I messed up here again and completely forgot that we’d planned to finish design decisions by end of the day today. Didn’t happen. Where’s my todo list? I need to make a Gantt chart soon.

Raiderbot X Meeting 2, 42 Days to Robot Ship

Meeting time: 15:00 to 19:00.

Continued talk about end effector design. We built prototypes and tested them in the shop, but just as Will was showing the old triangular scissor lift and I was wondering why there were suddenly so few people, my sister ran in and told me Mr. C (my youth symphony director) was looking for me.

Okay, major slip-up on my part.

Panicked, I promptly ran out of the shop, simultaneously realizing that I had left my violin in my locker and that that was why I felt something was awry as I walked away from my locker earlier today. In the orchestra room, I grabbed and opened a random violin case off the shelves only to discover a long-neglected violin with all four pegs loose and strings going everywhere (and collapsed bridge, needless to say). Fortunately, the next violin was in decent condition, albeit I had to play without a shoulder rest. It wasn’t my first time. It probably won’t be my last.

Halfway through rehearsal, I realized there was a (robotics) team budget meeting at 7:00 I had assured Will I would be at.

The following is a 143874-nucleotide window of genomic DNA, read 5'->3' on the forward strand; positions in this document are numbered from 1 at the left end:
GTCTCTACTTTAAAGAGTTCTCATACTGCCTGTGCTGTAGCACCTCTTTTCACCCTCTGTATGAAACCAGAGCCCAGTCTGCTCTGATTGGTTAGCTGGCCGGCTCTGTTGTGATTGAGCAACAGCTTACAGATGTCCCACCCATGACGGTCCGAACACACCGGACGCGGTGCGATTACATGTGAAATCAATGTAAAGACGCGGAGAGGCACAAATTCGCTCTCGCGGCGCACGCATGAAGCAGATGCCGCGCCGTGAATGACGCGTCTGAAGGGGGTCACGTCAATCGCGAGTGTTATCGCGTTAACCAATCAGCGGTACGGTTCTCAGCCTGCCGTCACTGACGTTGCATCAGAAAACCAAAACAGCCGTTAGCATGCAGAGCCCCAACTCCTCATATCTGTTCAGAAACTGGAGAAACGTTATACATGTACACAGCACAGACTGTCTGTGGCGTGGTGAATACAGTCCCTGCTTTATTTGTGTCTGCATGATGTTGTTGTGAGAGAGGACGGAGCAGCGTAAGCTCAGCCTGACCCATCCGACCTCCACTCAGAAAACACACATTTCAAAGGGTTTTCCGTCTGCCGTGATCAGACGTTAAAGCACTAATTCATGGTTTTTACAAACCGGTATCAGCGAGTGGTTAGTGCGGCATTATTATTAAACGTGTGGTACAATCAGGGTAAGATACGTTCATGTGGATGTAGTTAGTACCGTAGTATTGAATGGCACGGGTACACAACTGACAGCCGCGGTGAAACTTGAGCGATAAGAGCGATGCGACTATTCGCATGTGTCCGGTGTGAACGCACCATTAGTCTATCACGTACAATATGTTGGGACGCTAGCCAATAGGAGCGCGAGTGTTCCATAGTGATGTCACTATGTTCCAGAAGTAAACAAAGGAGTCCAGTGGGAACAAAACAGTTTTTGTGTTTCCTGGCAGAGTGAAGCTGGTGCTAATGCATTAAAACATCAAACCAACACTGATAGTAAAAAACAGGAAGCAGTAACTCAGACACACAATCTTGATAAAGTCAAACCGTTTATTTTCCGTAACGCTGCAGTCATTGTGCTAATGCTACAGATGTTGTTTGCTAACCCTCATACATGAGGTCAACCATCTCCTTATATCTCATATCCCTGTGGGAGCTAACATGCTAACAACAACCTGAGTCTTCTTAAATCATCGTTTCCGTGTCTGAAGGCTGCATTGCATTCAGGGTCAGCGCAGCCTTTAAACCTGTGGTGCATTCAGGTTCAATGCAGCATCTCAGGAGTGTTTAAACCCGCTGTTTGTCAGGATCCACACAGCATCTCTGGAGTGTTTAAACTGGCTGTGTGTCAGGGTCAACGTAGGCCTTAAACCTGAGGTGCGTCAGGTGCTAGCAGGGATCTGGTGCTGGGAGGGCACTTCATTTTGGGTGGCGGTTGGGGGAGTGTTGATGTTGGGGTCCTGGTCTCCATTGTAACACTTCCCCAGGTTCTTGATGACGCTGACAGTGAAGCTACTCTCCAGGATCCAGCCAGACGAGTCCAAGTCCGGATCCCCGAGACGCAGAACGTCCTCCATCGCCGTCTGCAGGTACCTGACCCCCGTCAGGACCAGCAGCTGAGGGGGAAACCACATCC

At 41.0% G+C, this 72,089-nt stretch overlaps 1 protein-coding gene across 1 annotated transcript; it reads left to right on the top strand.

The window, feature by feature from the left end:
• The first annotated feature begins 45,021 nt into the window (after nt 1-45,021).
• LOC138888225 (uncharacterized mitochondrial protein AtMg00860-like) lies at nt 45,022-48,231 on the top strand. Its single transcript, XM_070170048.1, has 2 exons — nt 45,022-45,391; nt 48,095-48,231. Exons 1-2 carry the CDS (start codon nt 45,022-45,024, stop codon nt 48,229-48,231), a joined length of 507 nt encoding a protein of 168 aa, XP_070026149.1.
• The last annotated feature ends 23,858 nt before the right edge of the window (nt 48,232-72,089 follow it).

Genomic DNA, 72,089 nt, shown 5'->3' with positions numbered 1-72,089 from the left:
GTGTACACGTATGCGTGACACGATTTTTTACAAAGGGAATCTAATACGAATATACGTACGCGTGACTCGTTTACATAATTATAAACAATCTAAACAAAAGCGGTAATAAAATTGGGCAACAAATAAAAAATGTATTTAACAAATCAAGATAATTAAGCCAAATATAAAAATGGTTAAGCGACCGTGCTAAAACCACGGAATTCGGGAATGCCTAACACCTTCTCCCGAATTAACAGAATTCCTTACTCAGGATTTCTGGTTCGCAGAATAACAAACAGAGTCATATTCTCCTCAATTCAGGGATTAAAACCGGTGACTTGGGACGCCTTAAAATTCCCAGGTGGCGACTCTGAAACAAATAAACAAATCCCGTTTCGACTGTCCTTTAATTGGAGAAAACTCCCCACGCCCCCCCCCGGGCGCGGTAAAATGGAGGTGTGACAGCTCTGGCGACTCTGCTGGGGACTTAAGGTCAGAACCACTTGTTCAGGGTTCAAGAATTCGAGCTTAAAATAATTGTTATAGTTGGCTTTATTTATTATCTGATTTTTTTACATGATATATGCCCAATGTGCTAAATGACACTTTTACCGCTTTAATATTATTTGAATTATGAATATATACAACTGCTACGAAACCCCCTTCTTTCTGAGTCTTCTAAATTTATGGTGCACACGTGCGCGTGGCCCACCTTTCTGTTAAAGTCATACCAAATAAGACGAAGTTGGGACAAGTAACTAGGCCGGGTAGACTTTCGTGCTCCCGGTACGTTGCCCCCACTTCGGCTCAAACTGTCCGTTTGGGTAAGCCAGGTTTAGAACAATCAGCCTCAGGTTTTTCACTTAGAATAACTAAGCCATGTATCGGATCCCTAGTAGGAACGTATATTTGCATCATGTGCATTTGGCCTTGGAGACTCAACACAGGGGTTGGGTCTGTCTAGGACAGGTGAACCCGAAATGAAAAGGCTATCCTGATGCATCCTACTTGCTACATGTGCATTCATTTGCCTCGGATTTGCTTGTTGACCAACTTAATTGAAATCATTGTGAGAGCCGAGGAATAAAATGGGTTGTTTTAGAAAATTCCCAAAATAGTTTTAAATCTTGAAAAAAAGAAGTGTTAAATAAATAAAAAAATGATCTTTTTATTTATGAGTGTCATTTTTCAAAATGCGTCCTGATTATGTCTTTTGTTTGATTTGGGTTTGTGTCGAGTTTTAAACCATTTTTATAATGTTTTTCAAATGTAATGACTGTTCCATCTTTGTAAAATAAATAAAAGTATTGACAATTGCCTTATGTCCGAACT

I hope never to be so stupid again.

Raiderbot X Meeting 1, 43 Days to Robot Ship

Meeting time: 15:00 to 21:00.

Printed 73-page game manual. Everyone should read the rules!

Reconsidered different drive designs (swerve, mecanum, simple, treads, omni, casters) and decided to go with swerve over mecanum in a 10-7 vote. Note the total number of votes. We have 46 people on our roster. Granted, the five PR people and some others who were working on the battery cart were not counted in that total, but I should’ve called for mandatory strongly recommended attendance for these first few days.

Also started talk about end effector design and minibot ideas. We need to nag people to come to meetings.

One thing I’ve now noticed is that if I have an idea and put off implementing it, I eventually argue myself into thinking it’s a stupid idea or other things turn up that distract me. The greater the time passed, the less likely I am to actually do it. Obviously, if I neglect to write such ideas down, I simply forget them.

I need to execute.

Raiderbot X Meeting 0, 45 Days to Robot Ship

Meeting time: 9:00 to 14:00.

Read the rules.

We hosted a team from Canby, OR per their request for a place to brainstorm after the Kickoff. Our classroom was packed.

Will wanted to set up a mock field using tape and play the game using human robots, but as LogoMotion is a very three-dimensional game, that plan was scrapped.

We identified the three parts of our robot: the drivetrain, the end effector, and the minibot. The chassis will simply be anything to hold the system together. The team was split into three groups to come up with ideas. At the end of the day, these were presented to the team.

Here are some pictures:

Design process

Design process

Minibot ideas

Minibot ideas

Drivetrain ideas

Drivetrain ideas

UPDATE 1/15: In retrospect, playing the game would have been very useful. At least, I can see now what Will was thinking by suggesting we play the game before doing anything. Before designing, we needed to identify the functions of our robot, and to do that, we needed to decide on a strategy. Strategy is a lot easier to explore when we can watch (or play) the game.